When he lived at home in his warren Nin had a brief spell in which he considered himself to be a free speech absolutist. That is, he valued above all else the right of a rabbit to express themselves in any way they saw fit.
Even amongst rabbits there were those that did not fit the mold. Rabbits who bucked societal standards and expressed themselves in odd and peculiar ways. Nin, in his youth, hardly understood these individuals, but as a firm believer in the freedom of expression he recognized that these individuals were exercising that freedom.
To Nin these were the types that a free speech absolutist should champion the most—for they were the ones with the most to lose through censorship.
With this in mind he joined a small group of absolutists, but was shocked to discover a nest of hypocrisy and hate. The absolutists professed their love for freedom of expression, but secretly also seemed to detest it.
They said vile, hateful things about others. And often this hate speech was directed towards those individuals whose personal expressions were outside social conventions. The absolutists hopped on boxes in the central warren and called these types hindrances to the burrow, cancers that must be cut out, and other thinly veiled threats of violence.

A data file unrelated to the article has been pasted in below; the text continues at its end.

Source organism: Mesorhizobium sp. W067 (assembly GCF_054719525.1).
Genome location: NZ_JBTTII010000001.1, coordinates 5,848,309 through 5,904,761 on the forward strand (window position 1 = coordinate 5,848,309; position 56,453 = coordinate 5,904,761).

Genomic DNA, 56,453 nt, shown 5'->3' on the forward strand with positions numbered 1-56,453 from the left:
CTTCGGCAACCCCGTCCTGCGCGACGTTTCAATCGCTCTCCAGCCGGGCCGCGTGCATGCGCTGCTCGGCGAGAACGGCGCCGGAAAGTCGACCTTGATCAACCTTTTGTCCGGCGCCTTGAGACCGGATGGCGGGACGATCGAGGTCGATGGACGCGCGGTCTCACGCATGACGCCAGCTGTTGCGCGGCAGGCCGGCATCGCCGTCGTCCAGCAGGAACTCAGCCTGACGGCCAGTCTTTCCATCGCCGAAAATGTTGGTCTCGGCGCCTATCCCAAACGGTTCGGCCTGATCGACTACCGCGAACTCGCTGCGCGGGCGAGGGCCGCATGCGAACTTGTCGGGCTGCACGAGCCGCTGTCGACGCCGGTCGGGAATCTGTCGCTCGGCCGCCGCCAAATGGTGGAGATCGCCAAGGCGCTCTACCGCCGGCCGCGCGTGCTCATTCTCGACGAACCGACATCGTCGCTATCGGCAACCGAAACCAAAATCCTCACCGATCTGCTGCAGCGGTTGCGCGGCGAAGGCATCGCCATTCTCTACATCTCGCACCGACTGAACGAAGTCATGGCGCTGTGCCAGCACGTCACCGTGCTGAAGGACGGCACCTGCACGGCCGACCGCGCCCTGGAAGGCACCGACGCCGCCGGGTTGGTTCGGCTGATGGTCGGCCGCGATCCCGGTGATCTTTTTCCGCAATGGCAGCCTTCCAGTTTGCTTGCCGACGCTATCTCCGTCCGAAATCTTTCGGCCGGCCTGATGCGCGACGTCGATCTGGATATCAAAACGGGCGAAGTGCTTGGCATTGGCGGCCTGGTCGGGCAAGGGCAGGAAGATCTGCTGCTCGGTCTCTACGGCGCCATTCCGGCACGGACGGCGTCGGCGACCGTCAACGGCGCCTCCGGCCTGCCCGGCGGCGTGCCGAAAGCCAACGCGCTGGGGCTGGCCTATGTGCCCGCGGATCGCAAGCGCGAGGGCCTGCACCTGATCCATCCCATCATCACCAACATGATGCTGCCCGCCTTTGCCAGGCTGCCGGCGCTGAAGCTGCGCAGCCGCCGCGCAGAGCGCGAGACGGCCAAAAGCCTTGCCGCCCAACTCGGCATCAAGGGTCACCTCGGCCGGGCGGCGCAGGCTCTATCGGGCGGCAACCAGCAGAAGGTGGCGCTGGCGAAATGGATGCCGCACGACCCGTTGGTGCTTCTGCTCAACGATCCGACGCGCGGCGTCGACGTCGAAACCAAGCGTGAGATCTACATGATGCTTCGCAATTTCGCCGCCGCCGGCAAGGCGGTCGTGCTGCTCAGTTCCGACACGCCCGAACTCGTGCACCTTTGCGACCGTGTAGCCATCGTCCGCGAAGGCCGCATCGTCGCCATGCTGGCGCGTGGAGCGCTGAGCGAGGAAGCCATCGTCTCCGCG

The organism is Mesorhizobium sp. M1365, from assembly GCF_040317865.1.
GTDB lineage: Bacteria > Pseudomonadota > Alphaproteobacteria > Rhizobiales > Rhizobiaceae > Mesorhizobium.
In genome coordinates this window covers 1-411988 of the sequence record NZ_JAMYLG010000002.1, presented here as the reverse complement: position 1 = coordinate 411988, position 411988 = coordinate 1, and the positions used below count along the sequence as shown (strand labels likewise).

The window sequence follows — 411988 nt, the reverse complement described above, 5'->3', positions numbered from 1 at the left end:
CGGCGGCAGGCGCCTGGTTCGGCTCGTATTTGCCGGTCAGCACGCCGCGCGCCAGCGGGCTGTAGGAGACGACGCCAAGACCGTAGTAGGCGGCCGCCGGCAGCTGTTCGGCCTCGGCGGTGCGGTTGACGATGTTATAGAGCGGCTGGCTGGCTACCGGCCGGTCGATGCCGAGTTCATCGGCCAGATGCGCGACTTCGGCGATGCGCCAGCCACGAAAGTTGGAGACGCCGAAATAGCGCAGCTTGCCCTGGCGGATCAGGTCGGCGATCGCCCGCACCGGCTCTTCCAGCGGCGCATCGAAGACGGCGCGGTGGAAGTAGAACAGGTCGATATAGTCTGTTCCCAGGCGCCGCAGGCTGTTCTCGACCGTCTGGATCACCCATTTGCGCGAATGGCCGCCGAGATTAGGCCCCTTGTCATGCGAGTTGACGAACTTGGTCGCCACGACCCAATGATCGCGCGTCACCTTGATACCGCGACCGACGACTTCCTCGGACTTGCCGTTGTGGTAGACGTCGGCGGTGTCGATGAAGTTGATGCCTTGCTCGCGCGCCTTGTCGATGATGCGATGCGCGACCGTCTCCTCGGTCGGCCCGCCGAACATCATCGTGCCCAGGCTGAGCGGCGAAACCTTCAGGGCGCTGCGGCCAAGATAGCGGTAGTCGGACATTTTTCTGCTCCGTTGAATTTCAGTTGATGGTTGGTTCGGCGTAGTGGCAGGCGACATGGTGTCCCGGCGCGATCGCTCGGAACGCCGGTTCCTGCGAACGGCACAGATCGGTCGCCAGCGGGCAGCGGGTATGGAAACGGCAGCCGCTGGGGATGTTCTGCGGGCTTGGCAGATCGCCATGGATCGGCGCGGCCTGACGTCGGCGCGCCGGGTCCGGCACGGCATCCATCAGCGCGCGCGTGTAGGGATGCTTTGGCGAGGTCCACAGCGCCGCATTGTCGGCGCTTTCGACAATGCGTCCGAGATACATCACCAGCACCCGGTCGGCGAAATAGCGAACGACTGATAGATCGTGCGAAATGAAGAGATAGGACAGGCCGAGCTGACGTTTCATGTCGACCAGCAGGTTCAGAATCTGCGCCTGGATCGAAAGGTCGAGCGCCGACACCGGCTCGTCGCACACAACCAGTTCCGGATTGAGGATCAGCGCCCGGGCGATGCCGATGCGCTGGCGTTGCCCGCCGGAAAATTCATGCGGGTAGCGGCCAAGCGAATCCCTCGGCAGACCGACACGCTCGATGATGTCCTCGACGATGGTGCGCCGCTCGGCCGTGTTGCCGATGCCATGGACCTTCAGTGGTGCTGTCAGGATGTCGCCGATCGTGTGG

Nin realized that these absolutists only cared for freedom of expression because it allowed them to spread their own agendas. Agendas that involved the eventual inevitable curtailing of that very same freedom of expression.
Therefore, Nin concluded, an absolutist position was untenable. There must be limits to freedom of speech, if only to prevent its misuse. But wasn’t this also intolerable? It meant trusting the current authority to govern with a just hand—hardly a welcome prospect for the societal outsiders who were, at best, tolerated, but rarely accepted.
No matter how he looked at it, it seemed that these outsiders were always in a tenuous position, trusting in the government to protect them from absolutists—a government which, if the political climate shifted just a little, could easily snuff them out.
Freedom or control, another quandary that clouded Nin’s mind with shadow and with doubt…